Local Lawton

By Rita Bober

The only thing that has ever changed the world are the ideas and actions of a small group of dedicated people.
—Margaret Mead

Local Lawton is part of the Transition Town Movement that is taking root in the United States. This is a positive, non-confrontational approach to change. It searches for ways to build bridges and cultivate commonalities among people as they respond to increasing signs of climate change, the challenges of growing economic instability and issues of rapidly accelerating energy costs. In Michigan there are Transition Town efforts in Chelsea, Cadillac, Traverse City, Bangor, Fennville, Michiana (upper Indiana and lower Michigan), and Lawton.

I’ve talked about the Transition Movement before in the Lawton Free Reader (August, 2010, November, 2012) and want to give you an update on what’s been going on. Since 2010, we have had a Reskilling event where 80 folks attended workshops on various resilient skills like beekeeping, composting, fermentation, etc.; viewed films such as Food, Inc., The Power of Community, and The Economics of Happiness; assisted in founding the Lawton Community Garden with St. Paul’s United Methodist Church; started a school garden at the Elementary school; and recently began a Seed Saving Library in partnership with the Lawton Public Library, MSU Extension Master Gardeners, and the Community Garden. A subgroup has also formed to provide and plant flowers in downtown Lawton. Like astronaut Neil Armstrong stated as he landed on the moon, “That’s one small step for man; one giant leap for mankind.”

This is a grassroots movement where instead of “doom and gloom,” neighbors reconnect and build community relationships to solve problems on a local level and have some fun learning something new while doing so. Along with the programs described above, Adams Hardware has also held events to educate people about local resources – Diana Dalquist from Porter Organics talking about using worm compost and Mike Ives talking about hunting turkeys. These are positive ways to help our community become more resilient.

In checking out what other Transition Towns are doing, I found numerous exciting events taking place. Key areas focus on agriculture and food security, education and health, transportation, housing, energy alternatives, economy (local money), leisure and entertainment, and more. Because we don’t know what we need in our community unless we know what we already have, at our next meeting we will begin a process of “mapping” Lawton and surrounding areas. What food sources do we have? Are there any CSA (community supported agriculture)? What Farmers markets are around? Where are local Grocery stores and other places to find food? What fruits, nuts and berries grow around our area free for the taking? What transportation systems do we have? On housing – green housing available, alternative buildings, tools? What energy alternatives – local solar and wind systems, other options are out there? I’m sure we will come up with a great list showing our strengths and weaknesses. What is resilience? Webster Dictionary describes resilience as: an ability to recover from or adjust easily to misfortune or change. As our goal is to gain resilience, we know that things change and to ignore or resist these changes is to increase our vulnerability and forego emerging opportunities.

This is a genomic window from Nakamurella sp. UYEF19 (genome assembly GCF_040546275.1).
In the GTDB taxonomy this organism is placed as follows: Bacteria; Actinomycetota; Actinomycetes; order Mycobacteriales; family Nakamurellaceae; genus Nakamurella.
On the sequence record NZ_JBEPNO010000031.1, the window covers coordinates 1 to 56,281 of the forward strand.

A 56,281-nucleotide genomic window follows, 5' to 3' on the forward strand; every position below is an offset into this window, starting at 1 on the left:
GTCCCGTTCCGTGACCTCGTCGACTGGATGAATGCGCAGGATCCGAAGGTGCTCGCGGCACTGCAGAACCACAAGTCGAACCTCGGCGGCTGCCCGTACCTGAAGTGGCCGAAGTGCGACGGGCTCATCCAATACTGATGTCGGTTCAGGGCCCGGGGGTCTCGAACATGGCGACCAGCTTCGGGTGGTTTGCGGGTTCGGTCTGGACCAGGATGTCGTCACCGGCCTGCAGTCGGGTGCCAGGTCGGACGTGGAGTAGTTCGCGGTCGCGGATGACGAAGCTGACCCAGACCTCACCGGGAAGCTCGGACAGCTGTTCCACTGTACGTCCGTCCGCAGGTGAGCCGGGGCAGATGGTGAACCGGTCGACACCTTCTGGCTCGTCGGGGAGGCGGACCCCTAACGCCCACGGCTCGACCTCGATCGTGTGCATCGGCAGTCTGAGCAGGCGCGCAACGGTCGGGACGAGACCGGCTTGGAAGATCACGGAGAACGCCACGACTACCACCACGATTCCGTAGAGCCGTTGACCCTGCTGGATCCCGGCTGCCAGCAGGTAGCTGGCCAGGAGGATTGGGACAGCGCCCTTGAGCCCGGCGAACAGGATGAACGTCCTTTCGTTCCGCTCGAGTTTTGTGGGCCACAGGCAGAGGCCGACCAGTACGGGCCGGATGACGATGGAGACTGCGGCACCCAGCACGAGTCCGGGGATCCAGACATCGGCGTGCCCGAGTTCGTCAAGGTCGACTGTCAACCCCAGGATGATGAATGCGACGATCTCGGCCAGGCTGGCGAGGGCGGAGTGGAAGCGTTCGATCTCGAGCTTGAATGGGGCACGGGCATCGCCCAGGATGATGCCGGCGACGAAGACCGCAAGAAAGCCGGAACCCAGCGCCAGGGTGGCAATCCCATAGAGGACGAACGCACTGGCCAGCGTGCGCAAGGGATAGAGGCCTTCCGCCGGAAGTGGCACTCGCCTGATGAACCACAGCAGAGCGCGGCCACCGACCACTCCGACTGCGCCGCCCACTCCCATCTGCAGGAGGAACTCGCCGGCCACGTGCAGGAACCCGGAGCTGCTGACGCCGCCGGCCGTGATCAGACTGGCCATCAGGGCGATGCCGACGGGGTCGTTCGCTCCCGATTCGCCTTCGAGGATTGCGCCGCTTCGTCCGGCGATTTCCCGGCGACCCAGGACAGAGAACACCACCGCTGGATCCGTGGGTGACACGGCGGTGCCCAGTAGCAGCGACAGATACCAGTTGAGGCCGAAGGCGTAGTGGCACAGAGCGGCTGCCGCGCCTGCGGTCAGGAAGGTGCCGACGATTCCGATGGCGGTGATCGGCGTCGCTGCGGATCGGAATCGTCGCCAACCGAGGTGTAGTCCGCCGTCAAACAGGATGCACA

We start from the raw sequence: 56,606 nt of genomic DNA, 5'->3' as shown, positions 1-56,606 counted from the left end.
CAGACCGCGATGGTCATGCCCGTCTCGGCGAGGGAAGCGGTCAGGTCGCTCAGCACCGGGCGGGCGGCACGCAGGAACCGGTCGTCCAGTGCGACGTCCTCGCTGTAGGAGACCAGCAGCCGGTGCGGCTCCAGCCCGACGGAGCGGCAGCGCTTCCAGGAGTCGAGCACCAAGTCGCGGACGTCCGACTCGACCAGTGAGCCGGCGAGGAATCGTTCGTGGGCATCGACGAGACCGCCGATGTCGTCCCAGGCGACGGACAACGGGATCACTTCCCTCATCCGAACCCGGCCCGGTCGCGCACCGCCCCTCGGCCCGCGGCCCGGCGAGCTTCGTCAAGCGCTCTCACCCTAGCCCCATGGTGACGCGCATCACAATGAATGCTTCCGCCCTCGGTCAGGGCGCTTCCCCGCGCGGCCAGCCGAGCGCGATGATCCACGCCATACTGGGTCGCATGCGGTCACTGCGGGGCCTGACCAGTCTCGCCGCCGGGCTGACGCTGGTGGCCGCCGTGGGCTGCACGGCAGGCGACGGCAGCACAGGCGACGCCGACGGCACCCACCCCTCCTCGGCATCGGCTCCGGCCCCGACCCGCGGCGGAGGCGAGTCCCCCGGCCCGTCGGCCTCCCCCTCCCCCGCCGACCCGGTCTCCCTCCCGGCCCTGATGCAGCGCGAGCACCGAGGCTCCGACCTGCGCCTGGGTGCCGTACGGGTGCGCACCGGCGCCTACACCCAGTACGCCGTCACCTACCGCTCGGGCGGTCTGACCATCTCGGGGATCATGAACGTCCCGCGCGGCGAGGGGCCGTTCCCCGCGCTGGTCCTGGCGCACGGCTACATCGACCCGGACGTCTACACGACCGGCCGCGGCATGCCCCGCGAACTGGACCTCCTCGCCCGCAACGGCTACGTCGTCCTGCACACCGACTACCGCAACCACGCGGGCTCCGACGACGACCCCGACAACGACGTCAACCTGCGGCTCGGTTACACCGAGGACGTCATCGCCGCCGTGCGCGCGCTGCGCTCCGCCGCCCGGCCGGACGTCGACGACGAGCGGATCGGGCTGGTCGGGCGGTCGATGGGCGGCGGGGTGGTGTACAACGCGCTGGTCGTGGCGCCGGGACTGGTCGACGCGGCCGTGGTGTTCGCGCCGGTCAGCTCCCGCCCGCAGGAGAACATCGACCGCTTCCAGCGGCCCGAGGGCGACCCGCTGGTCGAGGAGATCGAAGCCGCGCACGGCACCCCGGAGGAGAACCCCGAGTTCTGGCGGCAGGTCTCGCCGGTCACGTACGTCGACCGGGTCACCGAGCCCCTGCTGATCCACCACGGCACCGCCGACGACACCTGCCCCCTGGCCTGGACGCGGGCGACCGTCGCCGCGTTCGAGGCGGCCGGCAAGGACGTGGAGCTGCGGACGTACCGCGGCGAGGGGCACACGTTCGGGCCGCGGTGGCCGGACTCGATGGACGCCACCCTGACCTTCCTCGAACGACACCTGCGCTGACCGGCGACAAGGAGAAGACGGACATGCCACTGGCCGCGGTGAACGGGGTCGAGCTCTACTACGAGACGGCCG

We meet on the first Sunday of the month at the Lawton Community Room, 125 S. Main St., (same bldg. as the Library/Clerk’s Office). Our next meeting is May 5th from 3-5 pm. All are welcome!

Local Lawton Meeting